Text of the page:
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Not only classrooms are on chopping block

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Daycares could be forced to close along with five schools that house them
Author: 
O'Donnell, Sarah
Publication Date: 
4 Apr 2010
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Four-year old Tinsaye Hailu gets straight to the point when she walks up to a reporter looking around her day care.

"Don't close my school," Tinsaye says, displaying a fierce sense
of ownership in McCauley School, where her new child-care centre opened
just weeks ago.

Those four-year-old's worries are shared by many parents and
children as Edmonton public school trustees grapple with the question
of whether to close McCauley, Parkdale, Eastwood, Capilano and Fulton
Place schools at the end of June.

Most of those schools also house day cares, out-of-school care centres for school-aged children or both.

And as much as parents have worried in recent weeks about the
impact of school closures on their children's formal education, those
who rely on the child care connected with those schools also have
worried about messing with the relationship that exists between the two.

Some centres, like the 35-year-old Fulton Child Care Centre at
Fulton Place, have a decades-long connection with a school. Others are
much newer, such as the Multicultural Health Brokers Co-op which opened
in a basement classroom of McCauley School on Feb. 1 -- eight days
before district officials recommended the school be closed.

In each instance, the school's childcare connection became a
flashpoint in the debate about why the school should remain open. It is
one more issue trustees have to weigh when they decide the schools'
fates on April 13.

"These systems are not integrated," said Jane Hewes, program
chairwoman for Grant MacEwan's Early Learning and Child Care program,
and someone who has participated in some of the school closure
meetings. "From a family's perspective, they do operate as a system.
You move one piece of it and all the others are affected."

Yet how much should decisions on school viability be based on
connections with services like child care? Principals said some parents
shop for schools based on the availability of on-site child care
outside of school hours or a nearby day care for younger siblings. Such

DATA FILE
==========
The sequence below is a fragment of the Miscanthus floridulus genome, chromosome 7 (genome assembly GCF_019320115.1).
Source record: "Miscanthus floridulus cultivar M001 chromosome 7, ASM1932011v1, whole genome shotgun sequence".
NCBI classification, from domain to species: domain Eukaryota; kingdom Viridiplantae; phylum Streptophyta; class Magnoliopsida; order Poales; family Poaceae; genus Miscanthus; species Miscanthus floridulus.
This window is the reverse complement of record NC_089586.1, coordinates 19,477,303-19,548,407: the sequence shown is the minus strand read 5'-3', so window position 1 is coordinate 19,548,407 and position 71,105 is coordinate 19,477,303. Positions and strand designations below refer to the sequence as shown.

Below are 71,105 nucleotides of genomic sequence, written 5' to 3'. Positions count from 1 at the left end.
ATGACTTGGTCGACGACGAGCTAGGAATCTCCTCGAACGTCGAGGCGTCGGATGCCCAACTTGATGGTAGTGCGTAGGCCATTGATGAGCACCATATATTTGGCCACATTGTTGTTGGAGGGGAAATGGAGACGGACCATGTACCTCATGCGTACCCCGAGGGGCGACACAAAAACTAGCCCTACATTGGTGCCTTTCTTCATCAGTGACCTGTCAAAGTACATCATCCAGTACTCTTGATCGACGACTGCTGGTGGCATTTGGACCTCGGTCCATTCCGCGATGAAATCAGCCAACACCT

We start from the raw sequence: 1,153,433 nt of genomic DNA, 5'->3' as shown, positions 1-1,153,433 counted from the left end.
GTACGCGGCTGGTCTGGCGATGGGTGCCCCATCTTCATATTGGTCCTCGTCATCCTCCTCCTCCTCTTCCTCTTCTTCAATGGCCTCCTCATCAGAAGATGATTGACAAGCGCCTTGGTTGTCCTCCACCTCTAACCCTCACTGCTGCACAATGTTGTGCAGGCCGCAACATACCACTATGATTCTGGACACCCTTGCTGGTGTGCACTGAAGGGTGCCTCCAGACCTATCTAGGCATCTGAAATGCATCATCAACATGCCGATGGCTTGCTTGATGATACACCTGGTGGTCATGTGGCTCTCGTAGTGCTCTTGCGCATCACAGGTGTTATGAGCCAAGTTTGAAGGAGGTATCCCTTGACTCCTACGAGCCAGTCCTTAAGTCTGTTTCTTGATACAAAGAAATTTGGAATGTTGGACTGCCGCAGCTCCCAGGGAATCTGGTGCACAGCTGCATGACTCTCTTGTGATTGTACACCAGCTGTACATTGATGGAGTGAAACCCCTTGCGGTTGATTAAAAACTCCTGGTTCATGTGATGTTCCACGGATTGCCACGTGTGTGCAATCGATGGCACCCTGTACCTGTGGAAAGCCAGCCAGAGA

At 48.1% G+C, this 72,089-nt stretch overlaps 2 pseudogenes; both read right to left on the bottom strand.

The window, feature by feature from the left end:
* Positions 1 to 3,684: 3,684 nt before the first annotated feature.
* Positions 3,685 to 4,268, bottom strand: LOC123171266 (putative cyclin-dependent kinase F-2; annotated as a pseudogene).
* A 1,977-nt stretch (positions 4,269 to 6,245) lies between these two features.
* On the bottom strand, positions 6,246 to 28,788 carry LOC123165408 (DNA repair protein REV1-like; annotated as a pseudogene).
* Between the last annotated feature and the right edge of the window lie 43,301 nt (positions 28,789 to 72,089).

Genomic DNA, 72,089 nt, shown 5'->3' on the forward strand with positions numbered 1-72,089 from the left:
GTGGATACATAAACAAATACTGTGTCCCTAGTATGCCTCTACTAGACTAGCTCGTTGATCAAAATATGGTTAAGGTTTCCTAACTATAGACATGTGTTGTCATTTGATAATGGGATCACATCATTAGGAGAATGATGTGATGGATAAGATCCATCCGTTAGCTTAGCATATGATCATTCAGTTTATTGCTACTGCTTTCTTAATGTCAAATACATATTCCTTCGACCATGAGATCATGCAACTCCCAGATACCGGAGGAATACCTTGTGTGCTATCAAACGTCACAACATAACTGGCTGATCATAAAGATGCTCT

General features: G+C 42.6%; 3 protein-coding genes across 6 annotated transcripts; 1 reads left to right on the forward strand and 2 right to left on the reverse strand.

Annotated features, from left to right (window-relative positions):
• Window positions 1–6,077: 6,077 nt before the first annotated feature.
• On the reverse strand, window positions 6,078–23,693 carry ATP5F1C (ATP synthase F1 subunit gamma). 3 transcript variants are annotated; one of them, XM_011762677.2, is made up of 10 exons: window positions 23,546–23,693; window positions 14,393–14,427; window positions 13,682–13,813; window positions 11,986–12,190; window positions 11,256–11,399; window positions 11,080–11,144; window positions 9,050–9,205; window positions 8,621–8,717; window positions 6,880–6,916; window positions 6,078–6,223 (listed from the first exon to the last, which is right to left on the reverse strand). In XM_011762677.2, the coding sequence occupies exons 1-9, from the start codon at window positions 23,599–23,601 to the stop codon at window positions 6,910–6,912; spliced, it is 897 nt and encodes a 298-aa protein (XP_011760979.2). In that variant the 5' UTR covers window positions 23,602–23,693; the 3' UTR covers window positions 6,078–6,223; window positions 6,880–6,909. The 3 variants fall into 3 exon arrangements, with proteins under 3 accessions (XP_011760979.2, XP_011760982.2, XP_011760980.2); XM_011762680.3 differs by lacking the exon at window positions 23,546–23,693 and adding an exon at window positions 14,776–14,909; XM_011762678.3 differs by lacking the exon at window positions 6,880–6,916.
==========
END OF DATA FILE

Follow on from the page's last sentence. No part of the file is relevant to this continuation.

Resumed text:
services, however, are not the formal responsibility of the school
district.

Instead, child-care facilities are run by private operators or
non-profit organizations and are licensed by the provincial government.

"Child care is not part of our mandate," said Lorne Parker,
Edmonton Public's managing director of planning and student
transportation. "But the district really is very receptive to
child-care initiatives. The direction for us is to support them
wherever we can, as long as it does not compromise the space we need
for instruction."

District officials did factor the child-care centres into the
five closure recommendations, Parker said. Ultimately, they were
outweighed by other considerations. "The biggest issue for us in the
city centre is we're just spreading everything too thin," Parker said.

He said even if the schools close, the child-care centres could continue to operate in their current locations.

But at a time when Education Minister Dave Hancock is talking up
the concept of schools with wraparound services -- specifically
features such as day cares and out-of-school care programs -- critics
of the proposed school closures feel Edmonton Public officials are
being too hasty.

Having an out-of-school care program located in the school
allows teachers to simply walk downstairs and pass on messages to
parents through the child-care staff, explained Michelle Puffer,
executive director of the Parkdale Out-of-School Care society, which
opened in Parkdale School in 1984.

"We are the surrogate parents, the link between family and school."

At McCauley, families wanted the child-care centre in the building specifically because of those close connections.

The day care, which now serves 21 children, opened at the
request of parents, many who wanted to take advantage of McCauley's
intercultural early learning program offered for preschool age children.

By opening the day care in the school, staff can easily walk the
children upstairs to the specialty program, while younger siblings
continue to play at the day care and older siblings attend kindergarten
to Grade 9 classes.

The day care also opens at 6 a.m., one hour earlier than most
child-care centres, to serve parents who rely on transit and have to be
at work at 7 a.m.

"We're dealing with high-barrier families and the relationships
are so key," said Trina Keiver, operations manager for the
Multicultural Health Brokers Co-op day care. "What's most important for
these families is the relationships and small class size. That's more
important than if they're going to get more courses."

Jessica Knoch, chairwoman of the board that oversees the Fulton
Child Care Association and the Fulton After-School care program, said
the relationship between schools, day cares and neighbourhoods must be
considered. The Fulton Child Care centre serves 140 children.

"The synergistic relationship built between the school and our
day care over the last 35 years as children move from infants to age 12
in a safe, smooth progression should not be underestimated," Knoch
said. "It lays a strong community foundation that attracts families
into the community and keeps it healthy and vibrant."
...

- reprinted from the Edmonton Journal

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Entered Date: 
7 Apr 2010
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